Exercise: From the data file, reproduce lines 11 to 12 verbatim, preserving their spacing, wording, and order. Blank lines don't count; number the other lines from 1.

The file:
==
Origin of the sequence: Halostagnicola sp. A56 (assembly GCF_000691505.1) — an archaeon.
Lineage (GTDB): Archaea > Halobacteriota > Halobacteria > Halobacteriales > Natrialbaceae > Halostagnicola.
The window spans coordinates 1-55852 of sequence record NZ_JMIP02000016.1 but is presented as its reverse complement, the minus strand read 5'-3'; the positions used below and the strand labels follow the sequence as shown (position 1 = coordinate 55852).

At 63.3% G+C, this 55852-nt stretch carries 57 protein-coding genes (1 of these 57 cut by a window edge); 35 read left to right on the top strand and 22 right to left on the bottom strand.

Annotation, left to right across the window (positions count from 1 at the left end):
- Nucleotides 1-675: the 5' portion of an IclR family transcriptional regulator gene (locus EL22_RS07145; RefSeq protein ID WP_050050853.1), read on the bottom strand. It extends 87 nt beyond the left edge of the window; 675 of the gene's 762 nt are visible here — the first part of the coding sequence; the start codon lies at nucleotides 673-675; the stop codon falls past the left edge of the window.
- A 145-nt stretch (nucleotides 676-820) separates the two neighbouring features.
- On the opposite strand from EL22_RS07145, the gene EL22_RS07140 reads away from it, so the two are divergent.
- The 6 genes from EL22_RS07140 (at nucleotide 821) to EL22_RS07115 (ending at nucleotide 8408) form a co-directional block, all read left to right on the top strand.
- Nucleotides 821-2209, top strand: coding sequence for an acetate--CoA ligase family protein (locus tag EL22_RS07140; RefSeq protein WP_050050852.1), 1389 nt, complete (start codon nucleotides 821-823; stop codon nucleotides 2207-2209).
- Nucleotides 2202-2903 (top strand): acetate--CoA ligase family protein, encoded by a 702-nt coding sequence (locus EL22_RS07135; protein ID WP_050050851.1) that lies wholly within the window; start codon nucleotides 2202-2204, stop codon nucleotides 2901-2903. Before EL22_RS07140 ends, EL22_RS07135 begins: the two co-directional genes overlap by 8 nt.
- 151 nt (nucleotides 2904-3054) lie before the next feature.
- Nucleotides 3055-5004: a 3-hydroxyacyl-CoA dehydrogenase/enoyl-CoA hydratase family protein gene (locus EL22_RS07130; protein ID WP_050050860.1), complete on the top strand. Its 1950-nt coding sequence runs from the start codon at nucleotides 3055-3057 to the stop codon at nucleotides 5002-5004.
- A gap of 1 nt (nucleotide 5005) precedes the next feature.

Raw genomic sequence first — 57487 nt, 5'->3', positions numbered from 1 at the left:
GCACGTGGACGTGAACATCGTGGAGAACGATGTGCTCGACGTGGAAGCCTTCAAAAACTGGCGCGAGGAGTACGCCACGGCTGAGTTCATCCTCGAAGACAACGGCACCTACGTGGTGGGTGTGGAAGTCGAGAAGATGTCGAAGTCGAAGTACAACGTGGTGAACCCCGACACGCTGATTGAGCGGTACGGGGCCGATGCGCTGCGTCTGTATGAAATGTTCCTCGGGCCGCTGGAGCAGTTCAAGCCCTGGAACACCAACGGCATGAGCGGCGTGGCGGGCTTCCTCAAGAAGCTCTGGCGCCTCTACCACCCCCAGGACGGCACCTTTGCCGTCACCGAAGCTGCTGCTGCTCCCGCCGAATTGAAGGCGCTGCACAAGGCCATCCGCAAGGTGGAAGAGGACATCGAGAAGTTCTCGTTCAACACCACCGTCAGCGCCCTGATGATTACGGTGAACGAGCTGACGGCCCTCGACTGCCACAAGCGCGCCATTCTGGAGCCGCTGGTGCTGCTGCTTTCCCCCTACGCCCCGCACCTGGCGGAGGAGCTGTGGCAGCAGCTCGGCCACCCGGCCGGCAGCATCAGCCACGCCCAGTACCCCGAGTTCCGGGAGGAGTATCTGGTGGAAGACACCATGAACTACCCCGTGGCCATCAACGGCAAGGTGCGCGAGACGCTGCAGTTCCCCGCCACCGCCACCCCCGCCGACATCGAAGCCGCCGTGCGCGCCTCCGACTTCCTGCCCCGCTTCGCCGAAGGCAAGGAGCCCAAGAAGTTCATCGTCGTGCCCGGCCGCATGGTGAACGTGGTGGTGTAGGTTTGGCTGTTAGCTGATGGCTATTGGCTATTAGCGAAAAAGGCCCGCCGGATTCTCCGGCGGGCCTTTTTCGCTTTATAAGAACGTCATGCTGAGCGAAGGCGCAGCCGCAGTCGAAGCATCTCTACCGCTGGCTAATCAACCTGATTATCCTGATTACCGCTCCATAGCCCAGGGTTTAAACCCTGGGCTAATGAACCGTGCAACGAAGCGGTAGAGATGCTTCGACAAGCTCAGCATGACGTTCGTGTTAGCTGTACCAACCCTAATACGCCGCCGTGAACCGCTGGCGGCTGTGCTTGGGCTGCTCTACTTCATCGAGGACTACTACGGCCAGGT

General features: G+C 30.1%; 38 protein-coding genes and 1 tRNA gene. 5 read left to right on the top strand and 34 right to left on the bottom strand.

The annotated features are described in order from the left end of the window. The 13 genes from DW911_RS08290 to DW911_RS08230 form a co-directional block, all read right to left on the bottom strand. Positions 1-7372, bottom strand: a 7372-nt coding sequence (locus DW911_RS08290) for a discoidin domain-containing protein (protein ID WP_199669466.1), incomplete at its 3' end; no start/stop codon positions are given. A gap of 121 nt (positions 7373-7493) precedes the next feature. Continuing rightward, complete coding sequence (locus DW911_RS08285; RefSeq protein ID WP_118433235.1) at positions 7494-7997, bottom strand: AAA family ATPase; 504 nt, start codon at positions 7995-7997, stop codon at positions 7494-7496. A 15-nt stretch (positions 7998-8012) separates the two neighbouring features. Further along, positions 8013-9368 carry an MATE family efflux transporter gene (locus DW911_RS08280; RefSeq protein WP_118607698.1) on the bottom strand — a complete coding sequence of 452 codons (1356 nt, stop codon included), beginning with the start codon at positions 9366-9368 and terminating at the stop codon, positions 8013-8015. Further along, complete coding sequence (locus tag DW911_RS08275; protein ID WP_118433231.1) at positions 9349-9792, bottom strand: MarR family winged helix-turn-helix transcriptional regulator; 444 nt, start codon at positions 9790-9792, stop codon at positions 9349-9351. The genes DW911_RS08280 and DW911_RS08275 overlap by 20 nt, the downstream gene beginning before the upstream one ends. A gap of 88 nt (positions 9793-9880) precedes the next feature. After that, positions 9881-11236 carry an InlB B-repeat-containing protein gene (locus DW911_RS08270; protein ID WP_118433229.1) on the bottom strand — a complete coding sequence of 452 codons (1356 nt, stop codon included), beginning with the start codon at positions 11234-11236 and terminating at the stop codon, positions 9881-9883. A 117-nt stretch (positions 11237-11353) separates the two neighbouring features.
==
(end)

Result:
- Nucleotides 2202-2903 (top strand): acetate--CoA ligase family protein, encoded by a 702-nt coding sequence (locus EL22_RS07135; protein ID WP_050050851.1) that lies wholly within the window; start codon nucleotides 2202-2204, stop codon nucleotides 2901-2903. Before EL22_RS07140 ends, EL22_RS07135 begins: the two co-directional genes overlap by 8 nt.
- 151 nt (nucleotides 2904-3054) lie before the next feature.